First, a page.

I’m out RAT hunting.
I’ve been on the road for an hour checking for local infestations. My daughter’s at home on the Rat App and calls in a location, ‘They’re at the Suffolk servo!’
I hope I make it in time. Twenty minutes after the alert there’s a line-up to get in. There’s nowhere to park – except at the bowser. So I put in $5.50 and take my place in the queue. I’m not here for petrol. I’m here for protection. I can see everyone else is here for that too. We’re all a bit tetchy. Everyone here has been on the hunt. Today we get a RAT. But until it’s in your hand there’s no guarantee. I’m nervous.
I want one of those boxes on the counter.
At one per customer I should nab myself a RAT and have enough time to re-enter the shop in a wig to get a second one. You see, I have seven people in the house and there’s only five tests in the box. What can I do? It’s a wig, or I am going to have to get rid of two of the kids.
I look around. This doesn’t feel medical. It feels more Mad Max. Like we’re the last survivors in a society that’s about to collapse.
I’m in the middle of a global pandemic and I’m lining up at a servo for a DIY covid diagnosis. Only the fit can play this game. And the wealthy.
This does not reinforce my belief that the government is on top of this. It tells me quite the opposite. It’s Pythonesque capitalist anarchy.
We’re being told to test ourselves. But there aren’t any tests. Oh, and they’re really expensive. And hard to find.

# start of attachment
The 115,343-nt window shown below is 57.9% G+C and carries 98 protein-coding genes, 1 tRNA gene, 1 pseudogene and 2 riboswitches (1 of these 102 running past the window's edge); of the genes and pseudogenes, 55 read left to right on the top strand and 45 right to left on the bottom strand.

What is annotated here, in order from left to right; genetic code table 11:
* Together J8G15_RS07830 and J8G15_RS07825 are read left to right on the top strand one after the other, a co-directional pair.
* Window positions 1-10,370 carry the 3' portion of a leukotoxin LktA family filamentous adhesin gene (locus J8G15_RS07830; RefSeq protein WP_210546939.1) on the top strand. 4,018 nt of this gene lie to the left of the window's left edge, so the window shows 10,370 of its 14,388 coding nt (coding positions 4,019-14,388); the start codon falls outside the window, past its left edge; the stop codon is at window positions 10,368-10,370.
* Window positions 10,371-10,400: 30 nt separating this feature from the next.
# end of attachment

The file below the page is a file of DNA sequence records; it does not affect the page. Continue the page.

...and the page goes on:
In the UK these tests are free, but here they’re like gold. A box of five can sell for more than $70. Used to be that people bought a bottle of MOET to celebrate a momentous occasion. Now they splurge on a RAT.
I’m sussing the other RAT hunters; The chance that any of these people might have covid is pretty high.
There’s not much space. People are distanced, but it’s a small room.
I pay for my fuel and take my RAT.
I feel this little adrenalin surge. I did it!
I get home. We unpack the RAT… read the instructions… well, one of the kids does because I can’t follow instructions. I’m instinctual. I’m better at the hunt. Bloody hell, how does someone who’s not very literate do this? In this one there’s even a UV torch. It’s like a kit from NCIS. I have to stop the kids using it to see the urine splashes around the toilet. ‘Don’t wear out the battery!’.
Of course we’re two tests short so I’m back out on the road; we’ve heard there’s tests in Lennox. I get there as they’re putting up the SOLD OUT sign.
That doesn’t feel like a health message. It feels like the message you put up when you’re selling an electric mower.
I try the chemist. There’s a staff member who’s been assigned the job just to answer the phone and say ‘No we don’t have any’. It’s 10am and she’s taken 80 calls.
The app says there are RATs in Grafton, or in Tugun.
Do I get a border pass and hunt down a Queensland RAT? Or do I chance it on a trip to Grafton?
I check Facebook – everyone’s asking: ‘Have you got a RAT you can spare?’. So I head to Grafton. I guess something’s gotta make you go to Grafton. I’m halfway into the trip and my daughter calls. ‘They’ve sold out.’
The closest one now is in Western Sydney. I return home RATless. I can’t believe this is the best our affluent well-resourced country can do.
If you’re going to let the virus ‘rip’ (which, I should add, is the acronym for Rest In Peace – what we say when someone dies) then you need to give people access to diagnostic tools that might help them manage the fallout.
RATs should be free for everyone.
They should be everywhere.
Remember the story of the RATs that invaded a German village and some bloke with a silver flute was paid to pipe them out? We need that bloke, a reverse Pied Piper. Someone who can bring the RATs home.
Scotty can’t hold a hose.
And he definitely can’t play a flute.